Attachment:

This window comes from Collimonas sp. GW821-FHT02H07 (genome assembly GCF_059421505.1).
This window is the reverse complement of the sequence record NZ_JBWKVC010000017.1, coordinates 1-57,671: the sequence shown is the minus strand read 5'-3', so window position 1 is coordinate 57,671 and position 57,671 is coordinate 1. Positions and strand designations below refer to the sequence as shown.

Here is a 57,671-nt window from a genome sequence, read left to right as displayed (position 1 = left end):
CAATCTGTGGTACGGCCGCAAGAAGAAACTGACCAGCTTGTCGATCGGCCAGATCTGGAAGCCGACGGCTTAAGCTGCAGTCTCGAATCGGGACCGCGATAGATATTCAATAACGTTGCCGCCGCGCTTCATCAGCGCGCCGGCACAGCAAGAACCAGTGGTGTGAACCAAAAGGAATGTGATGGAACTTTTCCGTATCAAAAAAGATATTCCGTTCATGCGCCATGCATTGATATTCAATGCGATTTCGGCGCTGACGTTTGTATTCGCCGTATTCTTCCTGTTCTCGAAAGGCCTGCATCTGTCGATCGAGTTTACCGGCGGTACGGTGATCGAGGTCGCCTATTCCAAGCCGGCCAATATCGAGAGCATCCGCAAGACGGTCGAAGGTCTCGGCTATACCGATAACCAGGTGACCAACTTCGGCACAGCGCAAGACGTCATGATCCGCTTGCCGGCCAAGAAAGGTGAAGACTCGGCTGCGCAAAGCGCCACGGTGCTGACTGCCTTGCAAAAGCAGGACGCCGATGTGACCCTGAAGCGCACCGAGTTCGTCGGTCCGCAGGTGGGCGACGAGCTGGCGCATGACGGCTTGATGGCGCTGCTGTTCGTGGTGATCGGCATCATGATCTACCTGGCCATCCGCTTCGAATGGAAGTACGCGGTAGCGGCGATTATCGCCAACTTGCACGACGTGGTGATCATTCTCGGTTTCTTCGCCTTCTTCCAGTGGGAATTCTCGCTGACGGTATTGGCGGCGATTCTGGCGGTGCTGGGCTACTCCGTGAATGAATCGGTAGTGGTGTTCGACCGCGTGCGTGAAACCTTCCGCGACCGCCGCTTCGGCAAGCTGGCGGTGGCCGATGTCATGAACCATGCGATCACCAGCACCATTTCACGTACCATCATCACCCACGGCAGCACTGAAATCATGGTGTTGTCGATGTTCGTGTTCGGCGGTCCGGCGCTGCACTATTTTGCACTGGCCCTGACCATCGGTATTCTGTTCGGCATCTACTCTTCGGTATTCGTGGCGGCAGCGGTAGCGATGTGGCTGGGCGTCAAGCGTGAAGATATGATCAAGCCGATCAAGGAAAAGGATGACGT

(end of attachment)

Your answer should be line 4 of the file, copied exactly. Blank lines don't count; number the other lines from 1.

CAATCTGTGGTACGGCCGCAAGAAGAAACTGACCAGCTTGTCGATCGGCCAGATCTGGAAGCCGACGGCTTAAGCTGCAGTCTCGAATCGGGACCGCGATAGATATTCAATAACGTTGCCGCCGCGCTTCATCAGCGCGCCGGCACAGCAAGAACCAGTGGTGTGAACCAAAAGGAATGTGATGGAACTTTTCCGTATCAAAAAAGATATTCCGTTCATGCGCCATGCATTGATATTCAATGCGATTTCGGCGCTGACGTTTGTATTCGCCGTATTCTTCCTGTTCTCGAAAGGCCTGCATCTGTCGATCGAGTTTACCGGCGGTACGGTGATCGAGGTCGCCTATTCCAAGCCGGCCAATATCGAGAGCATCCGCAAGACGGTCGAAGGTCTCGGCTATACCGATAACCAGGTGACCAACTTCGGCACAGCGCAAGACGTCATGATCCGCTTGCCGGCCAAGAAAGGTGAAGACTCGGCTGCGCAAAGCGCCACGGTGCTGACTGCCTTGCAAAAGCAGGACGCCGATGTGACCCTGAAGCGCACCGAGTTCGTCGGTCCGCAGGTGGGCGACGAGCTGGCGCATGACGGCTTGATGGCGCTGCTGTTCGTGGTGATCGGCATCATGATCTACCTGGCCATCCGCTTCGAATGGAAGTACGCGGTAGCGGCGATTATCGCCAACTTGCACGACGTGGTGATCATTCTCGGTTTCTTCGCCTTCTTCCAGTGGGAATTCTCGCTGACGGTATTGGCGGCGATTCTGGCGGTGCTGGGCTACTCCGTGAATGAATCGGTAGTGGTGTTCGACCGCGTGCGTGAAACCTTCCGCGACCGCCGCTTCGGCAAGCTGGCGGTGGCCGATGTCATGAACCATGCGATCACCAGCACCATTTCACGTACCATCATCACCCACGGCAGCACTGAAATCATGGTGTTGTCGATGTTCGTGTTCGGCGGTCCGGCGCTGCACTATTTTGCACTGGCCCTGACCATCGGTATTCTGTTCGGCATCTACTCTTCGGTATTCGTGGCGGCAGCGGTAGCGATGTGGCTGGGCGTCAAGCGTGAAGATATGATCAAGCCGATCAAGGAAAAGGATGACGT